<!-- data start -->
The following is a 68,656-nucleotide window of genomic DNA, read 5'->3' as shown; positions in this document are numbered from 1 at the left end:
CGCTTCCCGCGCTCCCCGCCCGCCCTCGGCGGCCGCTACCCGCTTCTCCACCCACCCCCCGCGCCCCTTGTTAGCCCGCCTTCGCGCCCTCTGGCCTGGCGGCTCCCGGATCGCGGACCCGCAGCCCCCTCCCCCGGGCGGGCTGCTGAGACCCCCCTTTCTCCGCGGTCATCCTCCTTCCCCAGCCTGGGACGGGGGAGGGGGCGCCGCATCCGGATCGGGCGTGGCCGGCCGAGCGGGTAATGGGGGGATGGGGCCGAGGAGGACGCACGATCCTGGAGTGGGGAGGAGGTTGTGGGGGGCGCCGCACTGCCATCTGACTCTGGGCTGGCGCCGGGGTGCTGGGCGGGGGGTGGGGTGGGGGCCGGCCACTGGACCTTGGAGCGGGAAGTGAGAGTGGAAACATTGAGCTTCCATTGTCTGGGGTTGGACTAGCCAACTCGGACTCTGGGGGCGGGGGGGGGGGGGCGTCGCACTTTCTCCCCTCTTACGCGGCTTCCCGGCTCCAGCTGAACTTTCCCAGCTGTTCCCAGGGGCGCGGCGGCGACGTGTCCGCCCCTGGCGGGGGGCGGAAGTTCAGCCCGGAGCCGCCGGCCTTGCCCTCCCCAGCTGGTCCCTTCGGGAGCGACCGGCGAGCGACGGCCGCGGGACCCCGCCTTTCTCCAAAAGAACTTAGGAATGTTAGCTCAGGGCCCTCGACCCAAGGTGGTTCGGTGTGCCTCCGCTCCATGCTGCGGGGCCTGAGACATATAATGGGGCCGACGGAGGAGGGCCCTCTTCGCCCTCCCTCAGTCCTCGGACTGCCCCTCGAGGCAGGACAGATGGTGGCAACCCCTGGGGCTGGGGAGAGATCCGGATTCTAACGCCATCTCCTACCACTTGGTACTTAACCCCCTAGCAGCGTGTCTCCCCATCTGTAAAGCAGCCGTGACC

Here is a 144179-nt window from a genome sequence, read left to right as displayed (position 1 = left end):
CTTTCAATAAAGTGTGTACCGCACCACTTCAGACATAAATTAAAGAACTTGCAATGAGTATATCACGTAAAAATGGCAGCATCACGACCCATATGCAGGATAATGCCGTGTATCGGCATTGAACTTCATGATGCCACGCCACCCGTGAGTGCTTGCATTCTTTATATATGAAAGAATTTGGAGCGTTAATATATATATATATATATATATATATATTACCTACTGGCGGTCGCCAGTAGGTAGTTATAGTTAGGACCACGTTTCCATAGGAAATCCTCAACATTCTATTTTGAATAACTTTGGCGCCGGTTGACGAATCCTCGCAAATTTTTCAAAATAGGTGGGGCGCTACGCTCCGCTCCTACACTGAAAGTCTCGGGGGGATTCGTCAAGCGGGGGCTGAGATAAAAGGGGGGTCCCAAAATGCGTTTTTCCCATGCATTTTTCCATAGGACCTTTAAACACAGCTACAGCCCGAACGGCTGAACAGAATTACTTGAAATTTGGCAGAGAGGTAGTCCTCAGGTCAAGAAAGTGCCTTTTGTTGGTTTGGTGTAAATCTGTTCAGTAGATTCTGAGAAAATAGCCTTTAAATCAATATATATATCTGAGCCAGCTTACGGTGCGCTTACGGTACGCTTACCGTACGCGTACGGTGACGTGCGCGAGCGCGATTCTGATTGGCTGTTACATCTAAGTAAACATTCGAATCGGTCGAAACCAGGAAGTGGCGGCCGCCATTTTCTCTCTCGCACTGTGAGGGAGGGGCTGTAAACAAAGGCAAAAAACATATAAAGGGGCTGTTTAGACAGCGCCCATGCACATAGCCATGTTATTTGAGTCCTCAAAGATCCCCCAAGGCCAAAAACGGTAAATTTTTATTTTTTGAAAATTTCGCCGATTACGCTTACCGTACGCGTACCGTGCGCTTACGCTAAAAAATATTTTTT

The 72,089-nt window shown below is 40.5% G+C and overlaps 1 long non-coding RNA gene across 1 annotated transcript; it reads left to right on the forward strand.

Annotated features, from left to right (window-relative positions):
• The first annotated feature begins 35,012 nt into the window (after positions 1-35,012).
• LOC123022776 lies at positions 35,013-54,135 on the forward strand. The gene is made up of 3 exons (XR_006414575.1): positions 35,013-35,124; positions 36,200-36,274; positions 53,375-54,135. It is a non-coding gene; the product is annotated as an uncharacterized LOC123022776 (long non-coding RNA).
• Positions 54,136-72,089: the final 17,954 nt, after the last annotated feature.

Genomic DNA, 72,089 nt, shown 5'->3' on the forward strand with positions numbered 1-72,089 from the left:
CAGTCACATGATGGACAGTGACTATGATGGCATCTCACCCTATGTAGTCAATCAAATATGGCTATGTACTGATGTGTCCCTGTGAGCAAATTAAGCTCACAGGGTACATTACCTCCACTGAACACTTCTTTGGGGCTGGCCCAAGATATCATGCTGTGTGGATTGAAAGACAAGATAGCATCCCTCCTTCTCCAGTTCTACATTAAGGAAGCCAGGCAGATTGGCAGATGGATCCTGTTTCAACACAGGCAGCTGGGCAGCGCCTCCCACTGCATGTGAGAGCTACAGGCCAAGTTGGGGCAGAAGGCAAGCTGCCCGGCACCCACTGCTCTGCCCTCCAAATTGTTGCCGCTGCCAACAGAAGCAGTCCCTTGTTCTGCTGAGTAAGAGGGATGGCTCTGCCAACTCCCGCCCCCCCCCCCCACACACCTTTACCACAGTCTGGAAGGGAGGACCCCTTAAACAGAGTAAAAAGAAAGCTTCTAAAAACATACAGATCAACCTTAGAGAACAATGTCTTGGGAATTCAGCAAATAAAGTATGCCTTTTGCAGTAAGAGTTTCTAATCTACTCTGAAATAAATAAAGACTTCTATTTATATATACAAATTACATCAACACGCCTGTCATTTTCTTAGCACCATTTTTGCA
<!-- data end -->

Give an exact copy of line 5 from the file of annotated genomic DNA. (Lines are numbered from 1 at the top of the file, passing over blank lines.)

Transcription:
The 72,089-nt window shown below is 40.5% G+C and overlaps 1 long non-coding RNA gene across 1 annotated transcript; it reads left to right on the forward strand.